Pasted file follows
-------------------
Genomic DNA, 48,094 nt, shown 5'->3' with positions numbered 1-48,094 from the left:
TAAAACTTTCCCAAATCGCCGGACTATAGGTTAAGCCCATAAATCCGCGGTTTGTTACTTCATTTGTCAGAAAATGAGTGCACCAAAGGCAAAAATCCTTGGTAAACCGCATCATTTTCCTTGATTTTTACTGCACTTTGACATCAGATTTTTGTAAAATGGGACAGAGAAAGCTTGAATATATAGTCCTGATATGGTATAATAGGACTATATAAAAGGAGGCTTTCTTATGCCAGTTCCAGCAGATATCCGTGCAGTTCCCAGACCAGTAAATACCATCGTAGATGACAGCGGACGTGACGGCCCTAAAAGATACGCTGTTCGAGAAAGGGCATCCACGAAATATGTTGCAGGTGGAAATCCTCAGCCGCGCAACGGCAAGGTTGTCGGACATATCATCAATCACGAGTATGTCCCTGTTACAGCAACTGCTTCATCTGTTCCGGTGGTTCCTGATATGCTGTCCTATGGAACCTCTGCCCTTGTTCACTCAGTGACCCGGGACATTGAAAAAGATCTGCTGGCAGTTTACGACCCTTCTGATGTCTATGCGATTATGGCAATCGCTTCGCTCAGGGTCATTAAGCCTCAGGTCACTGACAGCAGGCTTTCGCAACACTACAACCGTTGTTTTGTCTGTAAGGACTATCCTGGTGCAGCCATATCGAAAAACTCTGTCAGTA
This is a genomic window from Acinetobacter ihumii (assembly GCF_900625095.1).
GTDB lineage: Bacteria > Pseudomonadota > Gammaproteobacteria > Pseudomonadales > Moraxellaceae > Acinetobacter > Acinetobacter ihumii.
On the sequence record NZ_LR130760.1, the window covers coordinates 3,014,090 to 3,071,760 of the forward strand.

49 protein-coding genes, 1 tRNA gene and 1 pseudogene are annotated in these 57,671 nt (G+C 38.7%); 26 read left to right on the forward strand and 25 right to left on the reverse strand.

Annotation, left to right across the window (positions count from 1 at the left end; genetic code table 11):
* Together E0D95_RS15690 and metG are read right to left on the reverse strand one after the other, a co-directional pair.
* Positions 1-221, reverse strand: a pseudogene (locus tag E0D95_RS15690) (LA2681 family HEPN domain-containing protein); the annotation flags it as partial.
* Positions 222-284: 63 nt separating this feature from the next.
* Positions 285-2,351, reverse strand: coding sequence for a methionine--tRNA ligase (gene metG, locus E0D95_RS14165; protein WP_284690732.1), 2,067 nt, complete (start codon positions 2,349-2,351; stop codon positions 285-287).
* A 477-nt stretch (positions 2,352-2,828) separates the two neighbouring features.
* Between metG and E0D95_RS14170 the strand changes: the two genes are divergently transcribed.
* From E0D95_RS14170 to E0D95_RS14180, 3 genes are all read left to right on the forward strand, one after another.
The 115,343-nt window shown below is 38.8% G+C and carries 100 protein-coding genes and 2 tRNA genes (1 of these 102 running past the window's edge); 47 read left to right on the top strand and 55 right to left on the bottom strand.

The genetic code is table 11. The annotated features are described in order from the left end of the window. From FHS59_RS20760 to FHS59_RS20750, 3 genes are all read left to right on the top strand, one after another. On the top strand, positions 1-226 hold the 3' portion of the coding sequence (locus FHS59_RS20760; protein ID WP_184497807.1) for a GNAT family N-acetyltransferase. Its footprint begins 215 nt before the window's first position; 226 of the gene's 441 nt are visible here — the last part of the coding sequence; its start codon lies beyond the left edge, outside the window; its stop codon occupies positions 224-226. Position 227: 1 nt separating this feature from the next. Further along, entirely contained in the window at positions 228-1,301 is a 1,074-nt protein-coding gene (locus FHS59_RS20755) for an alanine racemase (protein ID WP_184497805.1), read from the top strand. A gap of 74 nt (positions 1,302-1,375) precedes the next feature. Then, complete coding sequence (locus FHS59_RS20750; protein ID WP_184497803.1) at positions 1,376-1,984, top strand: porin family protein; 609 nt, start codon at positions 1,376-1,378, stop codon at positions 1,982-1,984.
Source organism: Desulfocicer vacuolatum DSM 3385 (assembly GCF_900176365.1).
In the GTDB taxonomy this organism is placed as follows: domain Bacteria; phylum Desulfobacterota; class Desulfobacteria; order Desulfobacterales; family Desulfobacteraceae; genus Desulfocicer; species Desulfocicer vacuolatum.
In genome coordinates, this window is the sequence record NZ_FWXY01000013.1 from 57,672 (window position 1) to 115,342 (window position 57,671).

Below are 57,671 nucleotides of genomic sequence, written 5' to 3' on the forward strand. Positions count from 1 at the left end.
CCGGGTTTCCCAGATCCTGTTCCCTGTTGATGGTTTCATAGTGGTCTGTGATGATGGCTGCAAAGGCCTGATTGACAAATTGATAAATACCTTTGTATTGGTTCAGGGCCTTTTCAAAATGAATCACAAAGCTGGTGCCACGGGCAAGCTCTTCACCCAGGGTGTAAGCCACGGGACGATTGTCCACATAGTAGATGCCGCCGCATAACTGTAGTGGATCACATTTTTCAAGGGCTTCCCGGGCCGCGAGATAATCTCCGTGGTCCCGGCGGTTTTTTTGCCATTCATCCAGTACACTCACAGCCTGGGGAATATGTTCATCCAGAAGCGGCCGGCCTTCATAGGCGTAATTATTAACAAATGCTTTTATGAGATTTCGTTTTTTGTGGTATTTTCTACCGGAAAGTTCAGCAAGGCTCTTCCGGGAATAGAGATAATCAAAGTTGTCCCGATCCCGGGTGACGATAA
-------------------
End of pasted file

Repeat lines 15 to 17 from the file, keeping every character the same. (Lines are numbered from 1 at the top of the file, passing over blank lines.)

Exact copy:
The 115,343-nt window shown below is 38.8% G+C and carries 100 protein-coding genes and 2 tRNA genes (1 of these 102 running past the window's edge); 47 read left to right on the top strand and 55 right to left on the bottom strand.

The genetic code is table 11. The annotated features are described in order from the left end of the window. From FHS59_RS20760 to FHS59_RS20750, 3 genes are all read left to right on the top strand, one after another. On the top strand, positions 1-226 hold the 3' portion of the coding sequence (locus FHS59_RS20760; protein ID WP_184497807.1) for a GNAT family N-acetyltransferase. Its footprint begins 215 nt before the window's first position; 226 of the gene's 441 nt are visible here — the last part of the coding sequence; its start codon lies beyond the left edge, outside the window; its stop codon occupies positions 224-226. Position 227: 1 nt separating this feature from the next. Further along, entirely contained in the window at positions 228-1,301 is a 1,074-nt protein-coding gene (locus FHS59_RS20755) for an alanine racemase (protein ID WP_184497805.1), read from the top strand. A gap of 74 nt (positions 1,302-1,375) precedes the next feature. Then, complete coding sequence (locus FHS59_RS20750; protein ID WP_184497803.1) at positions 1,376-1,984, top strand: porin family protein; 609 nt, start codon at positions 1,376-1,378, stop codon at positions 1,982-1,984.
Source organism: Desulfocicer vacuolatum DSM 3385 (assembly GCF_900176365.1).